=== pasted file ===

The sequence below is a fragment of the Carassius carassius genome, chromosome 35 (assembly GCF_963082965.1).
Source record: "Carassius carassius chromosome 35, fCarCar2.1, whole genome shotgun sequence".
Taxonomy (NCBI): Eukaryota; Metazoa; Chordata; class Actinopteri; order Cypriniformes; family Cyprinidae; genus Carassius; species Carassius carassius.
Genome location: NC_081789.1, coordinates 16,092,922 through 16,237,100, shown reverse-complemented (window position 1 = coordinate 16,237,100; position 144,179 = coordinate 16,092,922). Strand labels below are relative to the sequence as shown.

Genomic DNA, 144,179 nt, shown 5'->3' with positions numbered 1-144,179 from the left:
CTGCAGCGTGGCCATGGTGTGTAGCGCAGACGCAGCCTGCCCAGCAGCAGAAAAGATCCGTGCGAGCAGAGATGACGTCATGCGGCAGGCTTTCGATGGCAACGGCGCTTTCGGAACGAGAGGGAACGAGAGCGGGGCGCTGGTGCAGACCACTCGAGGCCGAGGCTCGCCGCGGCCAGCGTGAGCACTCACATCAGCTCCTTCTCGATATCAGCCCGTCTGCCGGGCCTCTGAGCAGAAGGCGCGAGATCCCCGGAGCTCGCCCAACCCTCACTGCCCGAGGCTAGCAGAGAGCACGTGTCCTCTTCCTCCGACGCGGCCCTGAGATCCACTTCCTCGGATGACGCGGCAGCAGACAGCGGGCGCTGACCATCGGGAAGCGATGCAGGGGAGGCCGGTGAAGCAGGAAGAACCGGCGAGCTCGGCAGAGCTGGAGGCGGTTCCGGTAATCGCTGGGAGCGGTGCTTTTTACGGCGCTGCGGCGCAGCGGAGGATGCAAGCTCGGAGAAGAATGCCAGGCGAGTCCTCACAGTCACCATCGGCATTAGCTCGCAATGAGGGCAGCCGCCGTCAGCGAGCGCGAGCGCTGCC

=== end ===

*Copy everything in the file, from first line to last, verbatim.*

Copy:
The sequence below is a fragment of the Carassius carassius genome, chromosome 35 (assembly GCF_963082965.1).
Source record: "Carassius carassius chromosome 35, fCarCar2.1, whole genome shotgun sequence".
Taxonomy (NCBI): Eukaryota; Metazoa; Chordata; class Actinopteri; order Cypriniformes; family Cyprinidae; genus Carassius; species Carassius carassius.
Genome location: NC_081789.1, coordinates 16,092,922 through 16,237,100, shown reverse-complemented (window position 1 = coordinate 16,237,100; position 144,179 = coordinate 16,092,922). Strand labels below are relative to the sequence as shown.

Genomic DNA, 144,179 nt, shown 5'->3' with positions numbered 1-144,179 from the left:
CTGCAGCGTGGCCATGGTGTGTAGCGCAGACGCAGCCTGCCCAGCAGCAGAAAAGATCCGTGCGAGCAGAGATGACGTCATGCGGCAGGCTTTCGATGGCAACGGCGCTTTCGGAACGAGAGGGAACGAGAGCGGGGCGCTGGTGCAGACCACTCGAGGCCGAGGCTCGCCGCGGCCAGCGTGAGCACTCACATCAGCTCCTTCTCGATATCAGCCCGTCTGCCGGGCCTCTGAGCAGAAGGCGCGAGATCCCCGGAGCTCGCCCAACCCTCACTGCCCGAGGCTAGCAGAGAGCACGTGTCCTCTTCCTCCGACGCGGCCCTGAGATCCACTTCCTCGGATGACGCGGCAGCAGACAGCGGGCGCTGACCATCGGGAAGCGATGCAGGGGAGGCCGGTGAAGCAGGAAGAACCGGCGAGCTCGGCAGAGCTGGAGGCGGTTCCGGTAATCGCTGGGAGCGGTGCTTTTTACGGCGCTGCGGCGCAGCGGAGGATGCAAGCTCGGAGAAGAATGCCAGGCGAGTCCTCACAGTCACCATCGGCATTAGCTCGCAATGAGGGCAGCCGCCGTCAGCGAGCGCGAGCGCTGCC